Last year I floated the idea of Bridgend hosting the development of an electric power unit which Ford of all major motor manufacturers active in Europe lacked. Now it seems that UK state support may be offered to Peugeot-Citroën SA for such a development as part of an inducement to the French company to keep open the plants in England it is due to take over from General Motors. This would be on the same lines as those already on offer to such as Nissan.
Politicians and trade union leaders are urging the prime minister to make available whatever incentives she promised Nissan last autumn, when the Japanese manufacturer was persuaded to commit to making another new model at its Sunderland factory, despite concern about Britain leaving the European Union.
Whilst unpublished, those promises are believed to include regional support grants and technology and training funding that are within state-aid rules. Industry sources believe that Britain could create an electric car supply chain hub as Nissan has already led the way with production of the battery-powered Leaf and Jaguar Land Rover has committed to electrifying its fleet.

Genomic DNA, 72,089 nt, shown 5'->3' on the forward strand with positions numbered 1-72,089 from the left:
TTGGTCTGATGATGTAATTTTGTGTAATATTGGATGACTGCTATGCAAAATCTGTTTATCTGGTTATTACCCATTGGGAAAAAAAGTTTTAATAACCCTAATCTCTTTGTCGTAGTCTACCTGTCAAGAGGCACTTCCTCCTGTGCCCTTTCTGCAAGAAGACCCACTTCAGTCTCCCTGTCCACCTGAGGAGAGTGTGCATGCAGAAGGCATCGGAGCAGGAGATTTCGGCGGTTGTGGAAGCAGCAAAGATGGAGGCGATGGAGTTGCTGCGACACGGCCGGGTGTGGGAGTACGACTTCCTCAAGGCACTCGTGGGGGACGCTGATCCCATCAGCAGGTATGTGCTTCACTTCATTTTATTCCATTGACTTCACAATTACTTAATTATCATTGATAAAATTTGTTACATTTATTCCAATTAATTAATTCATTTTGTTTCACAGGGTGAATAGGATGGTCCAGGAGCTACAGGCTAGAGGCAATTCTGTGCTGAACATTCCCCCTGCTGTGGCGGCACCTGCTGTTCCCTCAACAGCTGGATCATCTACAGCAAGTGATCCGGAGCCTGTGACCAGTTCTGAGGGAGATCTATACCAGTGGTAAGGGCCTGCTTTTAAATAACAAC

Outside the EU, UK would be free to offer state aid without so much as a slap on the wrist from Brussels. Both WTO and EFTA frown on discriminatory state aid, but neither seems to have the mechanism to punish states for this. However, these offers to manufacturers can hardly be endless. Would the Conservatives grant Ford equal treatment?